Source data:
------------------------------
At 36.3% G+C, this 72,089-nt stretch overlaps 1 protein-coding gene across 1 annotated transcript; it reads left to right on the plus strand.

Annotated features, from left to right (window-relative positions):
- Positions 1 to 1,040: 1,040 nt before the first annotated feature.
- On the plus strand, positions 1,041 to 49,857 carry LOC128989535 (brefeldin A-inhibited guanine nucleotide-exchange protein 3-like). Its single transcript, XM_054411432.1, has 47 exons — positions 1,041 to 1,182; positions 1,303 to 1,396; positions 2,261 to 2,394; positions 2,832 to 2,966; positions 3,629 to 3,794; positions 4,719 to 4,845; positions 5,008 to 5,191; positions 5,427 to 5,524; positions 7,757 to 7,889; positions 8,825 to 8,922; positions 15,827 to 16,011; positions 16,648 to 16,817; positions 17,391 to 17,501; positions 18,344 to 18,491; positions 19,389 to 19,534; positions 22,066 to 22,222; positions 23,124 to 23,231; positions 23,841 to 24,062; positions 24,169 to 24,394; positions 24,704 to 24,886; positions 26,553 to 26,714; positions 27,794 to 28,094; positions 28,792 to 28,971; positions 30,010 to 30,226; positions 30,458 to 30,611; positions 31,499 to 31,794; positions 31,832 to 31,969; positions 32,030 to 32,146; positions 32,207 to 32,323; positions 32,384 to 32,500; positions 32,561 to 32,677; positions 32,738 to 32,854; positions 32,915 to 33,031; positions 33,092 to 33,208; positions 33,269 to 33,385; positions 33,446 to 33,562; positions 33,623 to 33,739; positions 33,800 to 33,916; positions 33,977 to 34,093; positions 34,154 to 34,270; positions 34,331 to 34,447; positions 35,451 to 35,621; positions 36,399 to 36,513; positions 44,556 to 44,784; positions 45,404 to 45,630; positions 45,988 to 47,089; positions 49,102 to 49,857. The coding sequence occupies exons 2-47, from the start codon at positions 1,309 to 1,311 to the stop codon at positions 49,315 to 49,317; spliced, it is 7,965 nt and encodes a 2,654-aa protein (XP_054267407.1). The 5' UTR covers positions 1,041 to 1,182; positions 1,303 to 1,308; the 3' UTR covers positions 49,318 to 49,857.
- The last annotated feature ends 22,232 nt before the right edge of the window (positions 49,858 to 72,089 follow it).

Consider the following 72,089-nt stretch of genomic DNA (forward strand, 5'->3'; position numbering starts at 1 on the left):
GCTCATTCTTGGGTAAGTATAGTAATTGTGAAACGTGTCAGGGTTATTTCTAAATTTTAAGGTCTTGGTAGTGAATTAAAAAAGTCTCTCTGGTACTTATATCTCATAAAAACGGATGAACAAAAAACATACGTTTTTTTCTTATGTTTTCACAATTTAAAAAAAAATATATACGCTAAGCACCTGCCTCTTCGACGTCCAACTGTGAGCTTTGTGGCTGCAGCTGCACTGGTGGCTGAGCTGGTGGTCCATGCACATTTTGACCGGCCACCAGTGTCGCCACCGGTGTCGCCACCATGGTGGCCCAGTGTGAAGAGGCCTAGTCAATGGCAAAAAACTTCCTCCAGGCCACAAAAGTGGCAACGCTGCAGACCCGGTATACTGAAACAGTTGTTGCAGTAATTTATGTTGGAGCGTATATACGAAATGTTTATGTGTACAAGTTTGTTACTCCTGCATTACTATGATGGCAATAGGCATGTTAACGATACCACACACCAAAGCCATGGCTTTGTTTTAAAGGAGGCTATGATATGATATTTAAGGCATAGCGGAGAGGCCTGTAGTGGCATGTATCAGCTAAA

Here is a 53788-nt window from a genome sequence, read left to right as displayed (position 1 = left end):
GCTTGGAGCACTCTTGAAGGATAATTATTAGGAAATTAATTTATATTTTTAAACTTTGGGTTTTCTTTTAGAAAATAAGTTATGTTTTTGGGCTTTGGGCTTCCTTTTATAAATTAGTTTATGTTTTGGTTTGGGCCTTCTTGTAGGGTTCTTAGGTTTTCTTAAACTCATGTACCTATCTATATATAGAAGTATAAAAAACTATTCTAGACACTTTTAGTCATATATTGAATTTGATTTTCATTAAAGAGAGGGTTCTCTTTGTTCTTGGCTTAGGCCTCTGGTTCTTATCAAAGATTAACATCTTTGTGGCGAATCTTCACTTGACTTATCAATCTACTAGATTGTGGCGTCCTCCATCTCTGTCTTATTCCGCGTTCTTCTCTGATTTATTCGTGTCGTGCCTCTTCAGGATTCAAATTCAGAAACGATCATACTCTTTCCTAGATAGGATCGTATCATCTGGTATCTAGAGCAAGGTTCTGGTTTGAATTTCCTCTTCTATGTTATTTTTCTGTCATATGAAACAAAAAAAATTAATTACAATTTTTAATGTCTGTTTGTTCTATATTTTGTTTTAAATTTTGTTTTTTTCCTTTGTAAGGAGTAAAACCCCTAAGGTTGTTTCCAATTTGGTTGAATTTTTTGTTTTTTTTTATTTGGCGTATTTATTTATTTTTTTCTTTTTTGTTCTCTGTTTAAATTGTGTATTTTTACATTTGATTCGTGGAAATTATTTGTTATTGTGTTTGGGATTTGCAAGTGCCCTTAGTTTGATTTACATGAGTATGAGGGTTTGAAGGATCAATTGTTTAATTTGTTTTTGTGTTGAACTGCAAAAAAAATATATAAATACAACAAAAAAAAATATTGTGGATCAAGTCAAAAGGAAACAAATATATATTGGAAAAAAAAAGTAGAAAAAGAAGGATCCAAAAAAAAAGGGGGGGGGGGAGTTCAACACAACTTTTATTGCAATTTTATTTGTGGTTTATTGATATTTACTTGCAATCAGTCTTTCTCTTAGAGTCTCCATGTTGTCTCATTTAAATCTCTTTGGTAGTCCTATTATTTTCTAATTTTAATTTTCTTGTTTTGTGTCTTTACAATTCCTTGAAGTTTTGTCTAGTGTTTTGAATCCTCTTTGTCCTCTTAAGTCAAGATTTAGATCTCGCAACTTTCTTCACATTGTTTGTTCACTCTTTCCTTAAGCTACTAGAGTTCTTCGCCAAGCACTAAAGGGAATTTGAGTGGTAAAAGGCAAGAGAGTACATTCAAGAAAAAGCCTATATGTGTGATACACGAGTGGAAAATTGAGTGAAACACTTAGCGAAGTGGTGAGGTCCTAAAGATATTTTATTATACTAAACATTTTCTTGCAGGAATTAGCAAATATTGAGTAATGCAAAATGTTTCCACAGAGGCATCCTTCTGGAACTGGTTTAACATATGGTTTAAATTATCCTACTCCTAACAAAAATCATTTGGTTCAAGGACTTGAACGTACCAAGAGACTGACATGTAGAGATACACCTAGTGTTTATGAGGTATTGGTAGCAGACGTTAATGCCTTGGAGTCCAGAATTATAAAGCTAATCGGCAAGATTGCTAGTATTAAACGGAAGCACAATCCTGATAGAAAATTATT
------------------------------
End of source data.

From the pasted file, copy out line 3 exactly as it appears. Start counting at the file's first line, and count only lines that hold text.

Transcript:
- Positions 1 to 1,040: 1,040 nt before the first annotated feature.